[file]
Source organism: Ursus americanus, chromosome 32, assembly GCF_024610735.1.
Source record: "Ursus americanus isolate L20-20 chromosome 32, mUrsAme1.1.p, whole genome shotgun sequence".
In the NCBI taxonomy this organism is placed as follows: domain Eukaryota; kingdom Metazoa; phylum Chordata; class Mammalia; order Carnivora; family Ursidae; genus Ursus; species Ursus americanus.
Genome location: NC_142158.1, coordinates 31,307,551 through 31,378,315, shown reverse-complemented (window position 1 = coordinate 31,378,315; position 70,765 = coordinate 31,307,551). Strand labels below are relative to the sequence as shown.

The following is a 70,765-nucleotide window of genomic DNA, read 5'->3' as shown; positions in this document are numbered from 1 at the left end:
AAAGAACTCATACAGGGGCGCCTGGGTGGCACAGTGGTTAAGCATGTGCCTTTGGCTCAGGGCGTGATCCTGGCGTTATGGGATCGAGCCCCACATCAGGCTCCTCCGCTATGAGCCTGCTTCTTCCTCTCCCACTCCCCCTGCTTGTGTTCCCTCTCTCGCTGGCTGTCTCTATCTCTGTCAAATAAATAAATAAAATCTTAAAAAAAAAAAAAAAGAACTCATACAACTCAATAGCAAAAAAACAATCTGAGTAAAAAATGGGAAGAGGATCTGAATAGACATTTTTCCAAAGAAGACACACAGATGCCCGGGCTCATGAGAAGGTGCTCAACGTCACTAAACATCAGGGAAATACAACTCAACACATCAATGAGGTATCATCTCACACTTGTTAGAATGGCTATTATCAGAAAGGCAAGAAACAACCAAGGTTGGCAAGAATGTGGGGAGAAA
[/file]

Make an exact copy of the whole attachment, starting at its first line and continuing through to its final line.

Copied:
Source organism: Ursus americanus, chromosome 32, assembly GCF_024610735.1.
Source record: "Ursus americanus isolate L20-20 chromosome 32, mUrsAme1.1.p, whole genome shotgun sequence".
In the NCBI taxonomy this organism is placed as follows: domain Eukaryota; kingdom Metazoa; phylum Chordata; class Mammalia; order Carnivora; family Ursidae; genus Ursus; species Ursus americanus.
Genome location: NC_142158.1, coordinates 31,307,551 through 31,378,315, shown reverse-complemented (window position 1 = coordinate 31,378,315; position 70,765 = coordinate 31,307,551). Strand labels below are relative to the sequence as shown.

The following is a 70,765-nucleotide window of genomic DNA, read 5'->3' as shown; positions in this document are numbered from 1 at the left end:
AAAGAACTCATACAGGGGCGCCTGGGTGGCACAGTGGTTAAGCATGTGCCTTTGGCTCAGGGCGTGATCCTGGCGTTATGGGATCGAGCCCCACATCAGGCTCCTCCGCTATGAGCCTGCTTCTTCCTCTCCCACTCCCCCTGCTTGTGTTCCCTCTCTCGCTGGCTGTCTCTATCTCTGTCAAATAAATAAATAAAATCTTAAAAAAAAAAAAAAAGAACTCATACAACTCAATAGCAAAAAAACAATCTGAGTAAAAAATGGGAAGAGGATCTGAATAGACATTTTTCCAAAGAAGACACACAGATGCCCGGGCTCATGAGAAGGTGCTCAACGTCACTAAACATCAGGGAAATACAACTCAACACATCAATGAGGTATCATCTCACACTTGTTAGAATGGCTATTATCAGAAAGGCAAGAAACAACCAAGGTTGGCAAGAATGTGGGGAGAAA